A Canadian study from British Columbia Children's Hospital finds that Critical Incident Stress Debriefing had no effect on stress symptoms in paramedics, physicians and nurses, while previously established stress management routines did.. Canadian researchers from the Paediatric Transport Program, at British Columbia Children''s Hospital in Vancouver examined the efficacy of Critical Incident Stress Debriefing (CISD) on paramedics, physicians and nurses who were involved in helping with an air ambulance crash with five fatalities.

Six months following the accident, empirically designed questionnaires were mailed to all transport paramedics and directly involved medical staff, and a random sample of both nurses from the dispatch/receiving institution and paramedics from around the province. Twenty-four months post-incident, all members of the transport paramedics completed the Impact of Events Scale and the General Health Questionnaires.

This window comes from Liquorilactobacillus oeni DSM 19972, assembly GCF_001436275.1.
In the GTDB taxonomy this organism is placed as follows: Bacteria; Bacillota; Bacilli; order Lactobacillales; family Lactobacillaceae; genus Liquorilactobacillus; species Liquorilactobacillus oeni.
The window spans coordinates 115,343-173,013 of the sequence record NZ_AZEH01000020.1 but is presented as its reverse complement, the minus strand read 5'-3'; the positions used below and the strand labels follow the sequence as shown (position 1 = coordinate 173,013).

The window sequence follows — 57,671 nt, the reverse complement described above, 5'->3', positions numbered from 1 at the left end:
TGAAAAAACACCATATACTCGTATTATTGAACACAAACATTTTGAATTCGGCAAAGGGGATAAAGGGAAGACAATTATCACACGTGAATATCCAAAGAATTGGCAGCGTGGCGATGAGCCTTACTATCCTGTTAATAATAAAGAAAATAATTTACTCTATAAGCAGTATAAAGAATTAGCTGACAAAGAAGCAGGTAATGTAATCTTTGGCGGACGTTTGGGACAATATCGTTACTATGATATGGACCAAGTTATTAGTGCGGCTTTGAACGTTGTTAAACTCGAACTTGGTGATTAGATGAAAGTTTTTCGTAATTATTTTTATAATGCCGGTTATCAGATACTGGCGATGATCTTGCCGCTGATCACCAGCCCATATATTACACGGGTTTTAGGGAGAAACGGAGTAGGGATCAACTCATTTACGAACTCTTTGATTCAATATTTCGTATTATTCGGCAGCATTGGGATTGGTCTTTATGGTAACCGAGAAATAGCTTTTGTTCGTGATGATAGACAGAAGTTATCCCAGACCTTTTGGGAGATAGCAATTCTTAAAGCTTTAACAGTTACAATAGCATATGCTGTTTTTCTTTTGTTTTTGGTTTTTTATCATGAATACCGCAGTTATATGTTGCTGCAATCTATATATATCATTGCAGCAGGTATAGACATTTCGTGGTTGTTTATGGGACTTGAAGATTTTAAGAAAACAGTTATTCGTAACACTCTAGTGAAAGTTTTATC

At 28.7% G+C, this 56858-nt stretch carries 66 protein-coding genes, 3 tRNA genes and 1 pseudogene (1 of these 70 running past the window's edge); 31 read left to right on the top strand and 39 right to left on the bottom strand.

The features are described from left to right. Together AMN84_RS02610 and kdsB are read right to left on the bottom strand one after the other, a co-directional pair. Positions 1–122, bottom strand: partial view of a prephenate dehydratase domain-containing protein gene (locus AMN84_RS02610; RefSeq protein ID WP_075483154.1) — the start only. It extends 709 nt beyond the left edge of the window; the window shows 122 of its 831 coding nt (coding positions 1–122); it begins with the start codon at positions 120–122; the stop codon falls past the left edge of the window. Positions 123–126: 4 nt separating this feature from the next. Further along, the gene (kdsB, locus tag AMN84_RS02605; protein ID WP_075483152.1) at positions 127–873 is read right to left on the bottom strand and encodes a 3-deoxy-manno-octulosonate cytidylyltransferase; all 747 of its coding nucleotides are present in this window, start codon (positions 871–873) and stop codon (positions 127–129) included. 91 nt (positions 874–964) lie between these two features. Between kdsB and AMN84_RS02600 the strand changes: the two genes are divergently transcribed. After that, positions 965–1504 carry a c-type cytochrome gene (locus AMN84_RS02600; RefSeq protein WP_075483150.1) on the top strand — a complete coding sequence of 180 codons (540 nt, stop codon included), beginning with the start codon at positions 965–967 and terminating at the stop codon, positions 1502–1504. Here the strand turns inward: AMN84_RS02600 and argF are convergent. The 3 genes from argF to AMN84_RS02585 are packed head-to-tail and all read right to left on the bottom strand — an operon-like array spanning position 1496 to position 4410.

The study found no differences between groups on any scores, except for, at one day, disturbed sleep patterns, bad dreams, and the need for personal counseling was greater among transport paramedics. There was no correlation between how well the deceased individuals were known, the amount of debriefing and severity of symptoms.

A trend was seen for those with pre-existing stress management routines to have less severe symptoms at six months (p = 0.07). At two years, 16% of transport paramedics still had significant abnormal behavior.

The study concludes that the technique of CISD did not appear to affect the severity of stress symptoms, whereas having pre-existing stress management strategies may.

Citation: Macnab AJ, Russell JA, Lowe JP, Gagnon F Critical incident stress intervention after loss of an air ambulance: two-year follow up. Prehospital Disaster Medicine. 1999 Jan-Mar;14 (1):pp 8-12.